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Large fire reported on key bridge linking Russia to Crimea

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A view of damage after the attacks in Izyum district of Kharkiv Oblast, Ukraine on October 07, 2022.
Anadolu Agency | Anadolu Agency | Getty Images

KHARKIV, Ukraine (AP) — Russian state-backed media reported Saturday that a fire broke out on the bridge linking mainland Russia with the Russian-controlled Crimean Peninsula, hours after powerful blasts rocked the eastern Ukrainian city of Kharkiv.

RIA-Novosti and the Tass news agency quoted local Russian official Oleg Kryuchkov as saying an object thought to be a fuel storage tank caught fire and that traffic has been stopped on the bridge.

Images shared on social media purported to show fire and damage to the span. The authenticity of the reports and images couldn’t be immediately verified.

The crossing is a pair of road and rail bridges that Russia built after it seized and annexed Crimea from Ukraine in violation of international law in 2014.

The fire occurred hours after explosions rocked the eastern Ukrainian city of Kharkiv early Saturday, sending towering plumes of smoke into the sky and triggering a series of secondary explosions.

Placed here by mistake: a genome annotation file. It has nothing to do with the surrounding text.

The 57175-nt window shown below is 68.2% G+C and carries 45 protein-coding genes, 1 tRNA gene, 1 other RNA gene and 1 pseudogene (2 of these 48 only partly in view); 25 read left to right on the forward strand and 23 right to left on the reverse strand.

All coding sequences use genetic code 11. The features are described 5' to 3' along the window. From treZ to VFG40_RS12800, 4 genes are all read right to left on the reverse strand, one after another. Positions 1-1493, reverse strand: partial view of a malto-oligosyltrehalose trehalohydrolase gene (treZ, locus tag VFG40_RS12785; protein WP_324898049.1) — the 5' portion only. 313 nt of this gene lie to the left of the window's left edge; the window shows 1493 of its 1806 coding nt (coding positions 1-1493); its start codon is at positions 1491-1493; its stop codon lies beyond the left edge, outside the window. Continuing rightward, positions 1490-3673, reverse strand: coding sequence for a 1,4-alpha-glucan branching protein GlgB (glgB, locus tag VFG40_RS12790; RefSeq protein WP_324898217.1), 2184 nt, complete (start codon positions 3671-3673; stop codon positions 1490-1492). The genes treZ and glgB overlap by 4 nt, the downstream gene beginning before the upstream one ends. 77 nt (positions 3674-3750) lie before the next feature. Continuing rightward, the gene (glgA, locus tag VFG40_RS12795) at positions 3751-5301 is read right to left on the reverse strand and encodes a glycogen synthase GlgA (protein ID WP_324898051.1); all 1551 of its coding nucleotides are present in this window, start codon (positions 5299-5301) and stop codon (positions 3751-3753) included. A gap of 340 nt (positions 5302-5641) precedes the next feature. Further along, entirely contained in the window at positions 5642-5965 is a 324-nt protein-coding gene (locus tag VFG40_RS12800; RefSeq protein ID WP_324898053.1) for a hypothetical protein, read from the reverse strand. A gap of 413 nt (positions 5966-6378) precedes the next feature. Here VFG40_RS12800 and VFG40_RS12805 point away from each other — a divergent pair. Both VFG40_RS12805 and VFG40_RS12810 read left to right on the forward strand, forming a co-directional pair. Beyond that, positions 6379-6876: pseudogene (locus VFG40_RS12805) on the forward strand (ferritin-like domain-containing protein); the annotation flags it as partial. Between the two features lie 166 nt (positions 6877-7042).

Kharkiv Mayor Ihor Terekhov said on Telegram that the early-morning explosions were the result of missile strikes in the center of the city. He said that the blasts sparked fires at one of the city’s medical institutions and a nonresidential building. There were no immediate reports of casualties.

The blasts came hours after Russia concentrated attacks in its increasingly troubled invasion of Ukraine on areas it illegally annexed, while the death toll from earlier missile strikes on apartment buildings in the southern city of Zaporizhzhia rose to 14.

On Friday, the Norwegian Nobel Committee awarded the Nobel Peace Prize to human rights organizations in his Russia and Ukraine, and to an activist jailed in Belarus, an ally of Moscow.

Berit Reiss-Andersen, the committee’s chair, said the honor went to “three outstanding champions of human rights, democracy and peaceful coexistence,” though it was widely seen as a rebuke to Russian President Vladimir Putin and his conduct of Europe’s worst armed conflict since World War II.

Putin this week illegally claimed four regions of Ukraine as Russian territory, including the Zaporizhzhia region that is home to Europe’s largest nuclear power plant, whose reactors were shut down last month.

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